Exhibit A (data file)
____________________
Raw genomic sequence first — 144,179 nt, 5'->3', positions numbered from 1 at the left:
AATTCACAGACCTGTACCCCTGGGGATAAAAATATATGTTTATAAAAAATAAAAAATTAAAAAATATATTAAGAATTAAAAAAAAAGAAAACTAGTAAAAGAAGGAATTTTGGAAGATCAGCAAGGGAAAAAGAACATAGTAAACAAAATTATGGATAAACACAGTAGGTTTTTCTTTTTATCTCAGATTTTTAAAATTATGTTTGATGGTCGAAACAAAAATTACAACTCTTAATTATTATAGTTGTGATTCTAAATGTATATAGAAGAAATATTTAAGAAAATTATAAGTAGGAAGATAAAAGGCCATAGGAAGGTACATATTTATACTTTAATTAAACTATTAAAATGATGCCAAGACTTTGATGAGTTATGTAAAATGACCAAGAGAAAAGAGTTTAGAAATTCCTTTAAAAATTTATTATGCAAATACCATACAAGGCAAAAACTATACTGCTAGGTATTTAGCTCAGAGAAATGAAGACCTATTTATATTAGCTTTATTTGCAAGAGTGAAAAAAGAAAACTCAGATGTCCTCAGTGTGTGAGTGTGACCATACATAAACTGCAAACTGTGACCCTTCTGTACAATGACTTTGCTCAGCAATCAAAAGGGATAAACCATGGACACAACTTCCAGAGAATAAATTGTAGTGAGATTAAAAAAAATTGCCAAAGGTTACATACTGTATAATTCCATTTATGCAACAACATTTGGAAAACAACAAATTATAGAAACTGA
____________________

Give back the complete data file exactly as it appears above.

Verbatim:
Raw genomic sequence first — 144,179 nt, 5'->3', positions numbered from 1 at the left:
AATTCACAGACCTGTACCCCTGGGGATAAAAATATATGTTTATAAAAAATAAAAAATTAAAAAATATATTAAGAATTAAAAAAAAAGAAAACTAGTAAAAGAAGGAATTTTGGAAGATCAGCAAGGGAAAAAGAACATAGTAAACAAAATTATGGATAAACACAGTAGGTTTTTCTTTTTATCTCAGATTTTTAAAATTATGTTTGATGGTCGAAACAAAAATTACAACTCTTAATTATTATAGTTGTGATTCTAAATGTATATAGAAGAAATATTTAAGAAAATTATAAGTAGGAAGATAAAAGGCCATAGGAAGGTACATATTTATACTTTAATTAAACTATTAAAATGATGCCAAGACTTTGATGAGTTATGTAAAATGACCAAGAGAAAAGAGTTTAGAAATTCCTTTAAAAATTTATTATGCAAATACCATACAAGGCAAAAACTATACTGCTAGGTATTTAGCTCAGAGAAATGAAGACCTATTTATATTAGCTTTATTTGCAAGAGTGAAAAAAGAAAACTCAGATGTCCTCAGTGTGTGAGTGTGACCATACATAAACTGCAAACTGTGACCCTTCTGTACAATGACTTTGCTCAGCAATCAAAAGGGATAAACCATGGACACAACTTCCAGAGAATAAATTGTAGTGAGATTAAAAAAAATTGCCAAAGGTTACATACTGTATAATTCCATTTATGCAACAACATTTGGAAAACAACAAATTATAGAAACTGA